We also checked in with Wayne Angell, a Kansas Republican politician, economics professor and farmer who served as a Federal Reserve Board governor from 1986 to 1994. He went on to be Chief Economist at Bear Sterns & Co., Inc. and now runs a consulting firm, Angell Economics.

Response: 'Little Impact from Operation Twist' 
Wayne Angell

The Federal Open Market Committee (FOMC) and Chairman Bernanke have focused their attention on lowering long-term interest rates. What they need to do is to unlock short-term funds by lowering the 25-basis point interest rate paid to banks for holding sterile reserves at the Fed.

The threat of stricter international regulation known as Basel III and regulatory intervention here in the U.S. has increased the perception of risk associated with expanding bank balance sheets. The 25-basis point payment for sterile deposits at the Federal Reserve with zero risk has incapacitated monetary policy.

Operation twist and quantitative easing has little effect. Krugman and others see this. It is time for an operational change at the Federal Open Market Committee.

 

It is time for an operational change at the Federal Open Market Committee.
--WAYNE ANGELL

I have suggested to the monetary advisory committee for the FOMC that it is past time to try another tack: lower the payment for NOT extending credit. The power of monetary policy is to alter behavior in the world of credit. The 25-basis point payment, along with extremely low money market rates, enables banks to earn 1/4 percent a year from the Fed for doing nothing.

 

Paul Solman adds:

A bit of translation is in order. We have written often here on Making Sen$e about the 25-basis point interest rate to which Wayne Angell refers. It's called the IOER -- Interest on Excess Reserves -- and indeed, as of the Fed's last release, U.S. financial institutions (mainly banks) have $1.55 trillion dollars on deposit with the Fed earning this rate of interest. By contrast, in 2007, that number was a mere $12 billion. Much has been made of the Fed's "exploding balance sheet" and all the new money the Fed has created (electronically) since the Crash began. The total is around $2 trillion. But as you can see, three-quarters of that new money has been redeposited with the Fed. Why? Because, as Wayne Angell points out, the Fed is paying banks those 25 basis points as interest, and what is safer for the banks to do with the money than store it at the Fed? Lend it to a business in today's shaky economy? To a real estate developer? To me? To you?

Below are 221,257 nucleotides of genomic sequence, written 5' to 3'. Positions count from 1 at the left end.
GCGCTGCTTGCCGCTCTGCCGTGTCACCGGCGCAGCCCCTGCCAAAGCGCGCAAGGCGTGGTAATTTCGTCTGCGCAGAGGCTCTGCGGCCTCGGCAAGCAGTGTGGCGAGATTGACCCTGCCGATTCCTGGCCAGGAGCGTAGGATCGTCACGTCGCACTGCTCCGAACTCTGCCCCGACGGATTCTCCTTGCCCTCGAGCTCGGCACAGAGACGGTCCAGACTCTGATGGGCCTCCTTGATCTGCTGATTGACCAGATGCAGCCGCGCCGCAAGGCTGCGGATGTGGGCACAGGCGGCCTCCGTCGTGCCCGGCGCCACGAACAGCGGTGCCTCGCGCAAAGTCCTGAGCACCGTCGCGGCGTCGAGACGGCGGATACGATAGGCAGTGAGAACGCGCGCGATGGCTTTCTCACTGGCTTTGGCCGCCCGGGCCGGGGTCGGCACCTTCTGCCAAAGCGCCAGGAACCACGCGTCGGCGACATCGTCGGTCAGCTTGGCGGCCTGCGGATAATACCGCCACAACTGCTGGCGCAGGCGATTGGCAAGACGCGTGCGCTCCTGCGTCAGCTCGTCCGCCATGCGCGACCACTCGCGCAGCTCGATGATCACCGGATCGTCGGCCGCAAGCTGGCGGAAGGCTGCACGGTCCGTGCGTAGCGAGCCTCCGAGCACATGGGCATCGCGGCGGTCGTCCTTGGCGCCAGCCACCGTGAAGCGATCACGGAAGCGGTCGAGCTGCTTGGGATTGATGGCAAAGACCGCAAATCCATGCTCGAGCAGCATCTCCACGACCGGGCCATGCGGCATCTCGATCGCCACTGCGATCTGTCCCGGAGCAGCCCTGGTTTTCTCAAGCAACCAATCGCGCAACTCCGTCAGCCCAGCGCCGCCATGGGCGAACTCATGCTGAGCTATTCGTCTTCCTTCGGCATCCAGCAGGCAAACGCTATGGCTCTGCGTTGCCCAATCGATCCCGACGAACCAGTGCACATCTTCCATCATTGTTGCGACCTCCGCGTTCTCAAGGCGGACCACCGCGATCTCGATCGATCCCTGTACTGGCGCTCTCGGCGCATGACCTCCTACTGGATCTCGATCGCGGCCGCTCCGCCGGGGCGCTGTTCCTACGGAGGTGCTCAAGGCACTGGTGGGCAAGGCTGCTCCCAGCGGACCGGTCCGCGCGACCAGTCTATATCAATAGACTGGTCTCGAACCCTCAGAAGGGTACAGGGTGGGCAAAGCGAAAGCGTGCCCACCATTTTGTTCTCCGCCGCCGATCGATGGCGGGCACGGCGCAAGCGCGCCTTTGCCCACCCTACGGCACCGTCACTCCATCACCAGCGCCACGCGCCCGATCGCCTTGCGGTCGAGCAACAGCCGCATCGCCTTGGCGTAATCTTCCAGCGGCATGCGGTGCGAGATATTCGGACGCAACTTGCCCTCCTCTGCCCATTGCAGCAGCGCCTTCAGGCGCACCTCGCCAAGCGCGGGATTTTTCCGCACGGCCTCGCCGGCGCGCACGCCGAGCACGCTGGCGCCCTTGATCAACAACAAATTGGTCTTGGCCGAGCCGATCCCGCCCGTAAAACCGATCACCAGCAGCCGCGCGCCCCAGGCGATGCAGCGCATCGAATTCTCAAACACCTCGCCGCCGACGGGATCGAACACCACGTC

This is why Angell argues that the Fed drop the IOER payment: because he thinks it's discouraging banks from making loans that would rev the economy. Paul Krugman is on vacation. When he gets back, it will be interesting to see if he disagrees with Angell, or concurs.

 

TRANSCRIPT: 'Ben Bernanke and Chauncey Gardner' 
Video above.

Paul Krugman: When Ben Bernanke gave a speech in early 2009 about green shoots in the economy, it, I wonder if it was something subconscious going on because it was almost verbatim the speech in the movie 'Being There,' that Chauncey Gardiner gives about to the President about...

Tom Ashbrook: Blossoms.

PK: The blossoms will return in the spring.

Video clip of "Being There"

Chauncey Gardner: Yes, there will be growth in the spring!

Video clip of Ben Bernanke on 60 Minutes in 2009

Scott Pelley: Do you see green shoots?

Ben Bernanke: I do. I do see green shoots. Not everywhere...

Krugman: My former department chairman, now devoted, now demoted to running the world...

Ashbrook: The man who hired you.

Krugman: That's right.

Ashbrook: You ungrateful wretch.

Krugman: Right. Well, I'm doing... No, I'm helping him.

Ashbrook: Yes.